They hand you dreck from the realm of the dream or the tale. Then too, we have The Atlantic, which doesn't seem able to quit scripting of the type shown below, gloomy headlines included:
WEXLER (8/19): Elementary Education Has Gone Terribly Wrong/In the early grades, U.S. schools value reading-comprehension skills over knowledge. The results are devastating, especially for poor kids.Is that gloomy headline accurate? Is it true that elementary education has "gone terribly wrong?"
As far back as 1977, early-elementary teachers spent more than twice as much time on reading as on science and social studies combined. But since 2001, when the federal No Child Left Behind legislation made standardized reading and math scores the yardstick for measuring progress, the time devoted to both subjects has only grown. In turn, the amount of time spent on social studies and science has plummeted—especially in schools where test scores are low.
And yet, despite the enormous expenditure of time and resources on reading, American children haven’t become better readers. For the past 20 years, only about a third of students have scored at or above the “proficient” level on national tests. For low-income and minority kids, the picture is especially bleak: Their average test scores are far below those of their more affluent, largely white peers—a phenomenon usually referred to as the achievement gap...
That top headline is a throwback to the era of "education reform." During that era, every know-nothing journalistic halfwit recited this dystopian claim.
In this way, they pleased the nation's big-bucks "education reformers," while blowing past the basic educational data they'd neither reviewed nor surveyed. Most important of all by far, They Said What Everyone Else Did.
(To all intents and purposes, everyone agrees that the Naep is our one reliable domestic source of educational data. Everybody praises the Naep, but nobody seems to look at its data! For all Naep data, start here.)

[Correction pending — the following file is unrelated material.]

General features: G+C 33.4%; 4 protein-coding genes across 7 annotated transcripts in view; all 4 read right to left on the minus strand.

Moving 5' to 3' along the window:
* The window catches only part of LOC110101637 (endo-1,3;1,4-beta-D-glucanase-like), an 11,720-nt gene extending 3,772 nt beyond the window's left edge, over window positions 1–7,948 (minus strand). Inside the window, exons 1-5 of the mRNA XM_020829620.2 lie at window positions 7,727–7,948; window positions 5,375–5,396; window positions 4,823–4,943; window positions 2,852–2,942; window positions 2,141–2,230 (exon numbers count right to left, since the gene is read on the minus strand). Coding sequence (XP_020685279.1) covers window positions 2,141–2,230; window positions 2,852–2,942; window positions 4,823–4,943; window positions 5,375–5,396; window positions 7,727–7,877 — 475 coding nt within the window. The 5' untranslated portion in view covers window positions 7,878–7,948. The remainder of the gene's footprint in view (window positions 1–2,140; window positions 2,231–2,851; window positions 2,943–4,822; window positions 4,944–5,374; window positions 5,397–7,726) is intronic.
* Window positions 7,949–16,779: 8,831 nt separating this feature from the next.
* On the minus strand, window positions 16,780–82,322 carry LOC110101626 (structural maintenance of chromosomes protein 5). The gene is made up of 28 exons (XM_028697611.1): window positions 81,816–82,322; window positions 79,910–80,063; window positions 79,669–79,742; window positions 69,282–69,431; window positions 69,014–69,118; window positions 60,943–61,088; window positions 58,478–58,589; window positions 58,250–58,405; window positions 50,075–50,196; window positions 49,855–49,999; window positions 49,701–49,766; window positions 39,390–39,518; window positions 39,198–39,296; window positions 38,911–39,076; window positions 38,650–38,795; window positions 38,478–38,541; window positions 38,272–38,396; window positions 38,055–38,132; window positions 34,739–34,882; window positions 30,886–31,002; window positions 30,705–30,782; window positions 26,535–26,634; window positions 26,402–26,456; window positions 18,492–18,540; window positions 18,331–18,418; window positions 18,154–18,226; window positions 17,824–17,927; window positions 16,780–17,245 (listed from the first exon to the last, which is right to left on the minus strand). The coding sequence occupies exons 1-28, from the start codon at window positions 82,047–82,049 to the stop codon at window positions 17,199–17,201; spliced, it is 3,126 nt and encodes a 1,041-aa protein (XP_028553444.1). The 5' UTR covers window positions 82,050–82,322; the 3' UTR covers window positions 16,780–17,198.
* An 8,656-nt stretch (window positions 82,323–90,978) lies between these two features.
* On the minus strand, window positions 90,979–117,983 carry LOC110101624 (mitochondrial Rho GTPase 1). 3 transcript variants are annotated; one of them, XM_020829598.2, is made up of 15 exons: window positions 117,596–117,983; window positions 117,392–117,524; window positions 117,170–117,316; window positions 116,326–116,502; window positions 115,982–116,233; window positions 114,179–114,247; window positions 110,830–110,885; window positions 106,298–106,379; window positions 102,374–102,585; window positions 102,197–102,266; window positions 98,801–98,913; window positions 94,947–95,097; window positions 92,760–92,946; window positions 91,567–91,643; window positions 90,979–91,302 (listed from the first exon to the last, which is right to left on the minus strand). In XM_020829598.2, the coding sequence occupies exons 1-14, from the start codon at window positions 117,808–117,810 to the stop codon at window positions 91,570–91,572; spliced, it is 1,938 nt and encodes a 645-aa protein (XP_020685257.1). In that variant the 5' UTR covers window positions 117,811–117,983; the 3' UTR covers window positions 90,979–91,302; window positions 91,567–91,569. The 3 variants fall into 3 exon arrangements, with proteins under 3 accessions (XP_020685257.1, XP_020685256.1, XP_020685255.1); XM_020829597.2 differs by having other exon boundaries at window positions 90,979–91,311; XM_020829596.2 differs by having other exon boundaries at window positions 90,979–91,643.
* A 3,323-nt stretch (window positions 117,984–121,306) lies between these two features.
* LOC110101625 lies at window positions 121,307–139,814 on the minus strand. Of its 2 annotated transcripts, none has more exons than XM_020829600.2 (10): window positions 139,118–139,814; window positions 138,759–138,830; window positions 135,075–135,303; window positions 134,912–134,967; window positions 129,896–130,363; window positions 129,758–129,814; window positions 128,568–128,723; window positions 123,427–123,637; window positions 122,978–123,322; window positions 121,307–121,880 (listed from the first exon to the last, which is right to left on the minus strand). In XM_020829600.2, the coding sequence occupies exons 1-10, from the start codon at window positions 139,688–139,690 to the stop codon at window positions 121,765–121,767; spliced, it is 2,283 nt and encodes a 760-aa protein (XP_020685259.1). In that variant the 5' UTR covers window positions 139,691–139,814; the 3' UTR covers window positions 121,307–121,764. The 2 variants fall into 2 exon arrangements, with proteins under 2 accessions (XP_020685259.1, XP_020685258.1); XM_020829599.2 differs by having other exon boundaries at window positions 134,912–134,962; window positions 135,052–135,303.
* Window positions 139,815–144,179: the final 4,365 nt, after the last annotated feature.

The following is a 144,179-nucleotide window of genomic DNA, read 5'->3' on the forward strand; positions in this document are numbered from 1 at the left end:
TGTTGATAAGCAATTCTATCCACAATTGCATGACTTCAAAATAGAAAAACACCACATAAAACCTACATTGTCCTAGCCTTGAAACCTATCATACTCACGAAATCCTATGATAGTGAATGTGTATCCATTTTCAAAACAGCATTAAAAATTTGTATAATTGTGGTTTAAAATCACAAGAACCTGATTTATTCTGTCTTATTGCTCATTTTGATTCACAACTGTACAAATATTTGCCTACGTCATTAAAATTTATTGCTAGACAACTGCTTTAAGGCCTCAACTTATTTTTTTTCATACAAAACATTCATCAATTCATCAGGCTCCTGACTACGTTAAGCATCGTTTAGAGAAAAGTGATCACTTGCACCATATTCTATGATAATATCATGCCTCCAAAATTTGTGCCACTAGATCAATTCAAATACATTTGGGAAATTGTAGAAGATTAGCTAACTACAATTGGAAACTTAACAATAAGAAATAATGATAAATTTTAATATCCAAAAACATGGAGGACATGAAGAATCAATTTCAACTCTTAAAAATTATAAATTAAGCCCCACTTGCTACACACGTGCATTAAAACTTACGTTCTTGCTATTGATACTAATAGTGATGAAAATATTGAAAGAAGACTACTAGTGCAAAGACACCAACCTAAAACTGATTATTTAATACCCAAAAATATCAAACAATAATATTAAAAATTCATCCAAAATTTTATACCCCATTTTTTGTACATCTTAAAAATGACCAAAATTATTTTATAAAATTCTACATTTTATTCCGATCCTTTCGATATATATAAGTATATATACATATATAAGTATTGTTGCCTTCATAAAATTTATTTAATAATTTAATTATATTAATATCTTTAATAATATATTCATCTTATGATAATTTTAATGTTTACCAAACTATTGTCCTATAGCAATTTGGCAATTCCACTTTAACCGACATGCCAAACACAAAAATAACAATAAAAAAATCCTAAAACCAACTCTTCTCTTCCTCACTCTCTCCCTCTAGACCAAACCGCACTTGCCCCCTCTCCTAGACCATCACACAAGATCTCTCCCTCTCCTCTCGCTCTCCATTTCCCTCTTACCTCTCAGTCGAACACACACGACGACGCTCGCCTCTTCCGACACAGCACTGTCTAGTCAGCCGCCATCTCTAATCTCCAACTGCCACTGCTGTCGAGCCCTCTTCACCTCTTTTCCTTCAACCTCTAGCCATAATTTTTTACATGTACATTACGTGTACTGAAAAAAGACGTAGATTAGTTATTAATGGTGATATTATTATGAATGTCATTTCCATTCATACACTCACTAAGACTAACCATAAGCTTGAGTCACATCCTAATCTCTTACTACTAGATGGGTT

Elementary Education Has Gone Terribly Wrong! It's hard to square that familiar, wonderfully gloomy claim with the Naep data posted above, but The Atlantic can't seem to quit this familiar old story-line.
The magazine also can't seem to quit Natalie Wexler, a former lawyer they drag out, every now and again, to repeat her gloomy claims.
In fairness to Wexler, she focuses on reading instruction, where the gains have been less large than in math. She may have perfectly sensible things to say about reading instruction.
But is it true, what The Atlantic has (once again) said? Is it true that American children "haven’t become better readers" over the past 42, 18 or 20 years?
Is it true that "Elementary Education Has Gone Terribly Wrong?"
As noted, the recorded gains in reading haven't matched those in math. If we're not mistaken, reading has proven to be "harder to teach" than math all around the world.
That doesn't mean that there have been no gains in reading at all. Here are the score gains on the Naep over the most recent measured 19-year span (the Naep tested math in 1996, reading in 1998):
Gains in average scores, 1998-2017Have Hispanic kids recorded no gains in reading? According to that standard, very rough rule of thumb, they gained more than one academic year, on average, over the course of those years.
American public schools, Grade 8 reading, Naep
White kids: 5.49 points
Black kids: 6.35 points
Hispanic kids: 13.17 points
Asian-American kids: 16.08 points
They did so even as public schools dealt with challenges of the type described in Jordan's humane report.
That said, leave it to The Atlantic! "Elementary Education Has Gone Terribly Wrong," this venerable journal has once again pseudo-reported.
The conclusion we draw seems blindingly obvious:
At The Atlantic, as at The Times, no one cares about any of this, and no one ever has!
Still coming: More on our nation's (academic/journalistic) achievement gap, courtesy of Kevin Drum.
(Drum: "I feel like this stuff is manufactured in an underground factory somewhere and shipped out randomly to newspapers across the country." In this case, it was shipped from Harvard to yesterday's New York Times!)
No, we still can't explain the phenomena Drum describes in that post.